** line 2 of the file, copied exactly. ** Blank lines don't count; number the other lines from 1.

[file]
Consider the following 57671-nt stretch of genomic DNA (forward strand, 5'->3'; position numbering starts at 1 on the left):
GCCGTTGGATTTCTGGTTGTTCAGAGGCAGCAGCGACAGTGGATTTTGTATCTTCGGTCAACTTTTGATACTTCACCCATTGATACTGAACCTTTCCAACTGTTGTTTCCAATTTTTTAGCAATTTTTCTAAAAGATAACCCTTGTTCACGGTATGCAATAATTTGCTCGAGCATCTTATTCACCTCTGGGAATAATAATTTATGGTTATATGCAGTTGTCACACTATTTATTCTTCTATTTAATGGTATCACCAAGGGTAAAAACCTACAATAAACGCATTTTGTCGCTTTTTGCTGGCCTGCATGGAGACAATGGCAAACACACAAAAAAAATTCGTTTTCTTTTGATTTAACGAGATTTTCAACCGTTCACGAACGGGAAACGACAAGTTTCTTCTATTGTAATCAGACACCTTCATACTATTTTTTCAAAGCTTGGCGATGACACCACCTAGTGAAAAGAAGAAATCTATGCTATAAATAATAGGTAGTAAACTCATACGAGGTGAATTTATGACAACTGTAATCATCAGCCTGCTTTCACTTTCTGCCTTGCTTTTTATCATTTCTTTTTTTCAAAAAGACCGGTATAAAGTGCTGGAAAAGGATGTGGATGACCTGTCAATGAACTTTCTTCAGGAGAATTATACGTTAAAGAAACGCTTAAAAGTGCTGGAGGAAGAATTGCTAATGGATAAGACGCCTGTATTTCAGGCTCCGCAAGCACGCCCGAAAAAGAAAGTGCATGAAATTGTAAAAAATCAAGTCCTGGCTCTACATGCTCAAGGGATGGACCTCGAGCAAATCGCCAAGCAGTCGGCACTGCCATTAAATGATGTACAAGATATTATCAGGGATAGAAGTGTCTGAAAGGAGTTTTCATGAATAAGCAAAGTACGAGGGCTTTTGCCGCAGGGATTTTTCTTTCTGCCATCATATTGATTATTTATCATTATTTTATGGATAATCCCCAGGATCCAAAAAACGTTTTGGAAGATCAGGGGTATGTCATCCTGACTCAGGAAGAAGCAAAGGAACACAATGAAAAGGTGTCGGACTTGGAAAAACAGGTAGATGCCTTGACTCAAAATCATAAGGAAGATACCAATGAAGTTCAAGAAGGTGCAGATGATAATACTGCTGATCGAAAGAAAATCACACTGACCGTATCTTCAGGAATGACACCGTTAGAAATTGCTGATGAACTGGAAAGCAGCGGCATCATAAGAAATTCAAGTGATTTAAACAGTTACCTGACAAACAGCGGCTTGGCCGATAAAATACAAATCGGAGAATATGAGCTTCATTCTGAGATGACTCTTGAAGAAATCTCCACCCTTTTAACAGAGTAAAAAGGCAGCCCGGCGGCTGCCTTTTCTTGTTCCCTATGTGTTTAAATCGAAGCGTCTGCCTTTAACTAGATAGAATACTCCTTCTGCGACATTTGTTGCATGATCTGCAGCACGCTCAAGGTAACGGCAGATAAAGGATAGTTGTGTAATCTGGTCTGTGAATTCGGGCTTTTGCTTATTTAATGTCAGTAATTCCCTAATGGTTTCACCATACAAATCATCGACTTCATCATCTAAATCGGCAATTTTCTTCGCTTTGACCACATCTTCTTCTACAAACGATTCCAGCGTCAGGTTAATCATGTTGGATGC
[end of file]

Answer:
GCCGTTGGATTTCTGGTTGTTCAGAGGCAGCAGCGACAGTGGATTTTGTATCTTCGGTCAACTTTTGATACTTCACCCATTGATACTGAACCTTTCCAACTGTTGTTTCCAATTTTTTAGCAATTTTTCTAAAAGATAACCCTTGTTCACGGTATGCAATAATTTGCTCGAGCATCTTATTCACCTCTGGGAATAATAATTTATGGTTATATGCAGTTGTCACACTATTTATTCTTCTATTTAATGGTATCACCAAGGGTAAAAACCTACAATAAACGCATTTTGTCGCTTTTTGCTGGCCTGCATGGAGACAATGGCAAACACACAAAAAAAATTCGTTTTCTTTTGATTTAACGAGATTTTCAACCGTTCACGAACGGGAAACGACAAGTTTCTTCTATTGTAATCAGACACCTTCATACTATTTTTTCAAAGCTTGGCGATGACACCACCTAGTGAAAAGAAGAAATCTATGCTATAAATAATAGGTAGTAAACTCATACGAGGTGAATTTATGACAACTGTAATCATCAGCCTGCTTTCACTTTCTGCCTTGCTTTTTATCATTTCTTTTTTTCAAAAAGACCGGTATAAAGTGCTGGAAAAGGATGTGGATGACCTGTCAATGAACTTTCTTCAGGAGAATTATACGTTAAAGAAACGCTTAAAAGTGCTGGAGGAAGAATTGCTAATGGATAAGACGCCTGTATTTCAGGCTCCGCAAGCACGCCCGAAAAAGAAAGTGCATGAAATTGTAAAAAATCAAGTCCTGGCTCTACATGCTCAAGGGATGGACCTCGAGCAAATCGCCAAGCAGTCGGCACTGCCATTAAATGATGTACAAGATATTATCAGGGATAGAAGTGTCTGAAAGGAGTTTTCATGAATAAGCAAAGTACGAGGGCTTTTGCCGCAGGGATTTTTCTTTCTGCCATCATATTGATTATTTATCATTATTTTATGGATAATCCCCAGGATCCAAAAAACGTTTTGGAAGATCAGGGGTATGTCATCCTGACTCAGGAAGAAGCAAAGGAACACAATGAAAAGGTGTCGGACTTGGAAAAACAGGTAGATGCCTTGACTCAAAATCATAAGGAAGATACCAATGAAGTTCAAGAAGGTGCAGATGATAATACTGCTGATCGAAAGAAAATCACACTGACCGTATCTTCAGGAATGACACCGTTAGAAATTGCTGATGAACTGGAAAGCAGCGGCATCATAAGAAATTCAAGTGATTTAAACAGTTACCTGACAAACAGCGGCTTGGCCGATAAAATACAAATCGGAGAATATGAGCTTCATTCTGAGATGACTCTTGAAGAAATCTCCACCCTTTTAACAGAGTAAAAAGGCAGCCCGGCGGCTGCCTTTTCTTGTTCCCTATGTGTTTAAATCGAAGCGTCTGCCTTTAACTAGATAGAATACTCCTTCTGCGACATTTGTTGCATGATCTGCAGCACGCTCAAGGTAACGGCAGATAAAGGATAGTTGTGTAATCTGGTCTGTGAATTCGGGCTTTTGCTTATTTAATGTCAGTAATTCCCTAATGGTTTCACCATACAAATCATCGACTTCATCATCTAAATCGGCAATTTTCTTCGCTTTGACCACATCTTCTTCTACAAACGATTCCAGCGTCAGGTTAATCATGTTGGATGC